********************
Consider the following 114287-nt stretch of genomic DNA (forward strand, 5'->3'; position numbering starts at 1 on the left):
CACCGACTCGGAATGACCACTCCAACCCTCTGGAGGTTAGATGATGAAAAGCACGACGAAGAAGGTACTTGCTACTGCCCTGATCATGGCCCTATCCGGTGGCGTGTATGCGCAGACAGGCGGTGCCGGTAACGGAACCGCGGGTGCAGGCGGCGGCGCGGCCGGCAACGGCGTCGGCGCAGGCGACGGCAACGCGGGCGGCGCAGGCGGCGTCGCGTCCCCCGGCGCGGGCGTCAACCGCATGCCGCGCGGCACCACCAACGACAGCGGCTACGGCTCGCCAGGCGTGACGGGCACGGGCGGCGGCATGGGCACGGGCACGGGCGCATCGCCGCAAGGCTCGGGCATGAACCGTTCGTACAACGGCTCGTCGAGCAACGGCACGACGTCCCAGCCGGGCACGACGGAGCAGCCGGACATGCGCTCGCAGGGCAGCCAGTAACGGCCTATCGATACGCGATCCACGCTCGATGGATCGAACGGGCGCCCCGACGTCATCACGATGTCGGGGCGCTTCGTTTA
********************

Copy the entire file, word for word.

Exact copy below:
Consider the following 114287-nt stretch of genomic DNA (forward strand, 5'->3'; position numbering starts at 1 on the left):
CACCGACTCGGAATGACCACTCCAACCCTCTGGAGGTTAGATGATGAAAAGCACGACGAAGAAGGTACTTGCTACTGCCCTGATCATGGCCCTATCCGGTGGCGTGTATGCGCAGACAGGCGGTGCCGGTAACGGAACCGCGGGTGCAGGCGGCGGCGCGGCCGGCAACGGCGTCGGCGCAGGCGACGGCAACGCGGGCGGCGCAGGCGGCGTCGCGTCCCCCGGCGCGGGCGTCAACCGCATGCCGCGCGGCACCACCAACGACAGCGGCTACGGCTCGCCAGGCGTGACGGGCACGGGCGGCGGCATGGGCACGGGCACGGGCGCATCGCCGCAAGGCTCGGGCATGAACCGTTCGTACAACGGCTCGTCGAGCAACGGCACGACGTCCCAGCCGGGCACGACGGAGCAGCCGGACATGCGCTCGCAGGGCAGCCAGTAACGGCCTATCGATACGCGATCCACGCTCGATGGATCGAACGGGCGCCCCGACGTCATCACGATGTCGGGGCGCTTCGTTTA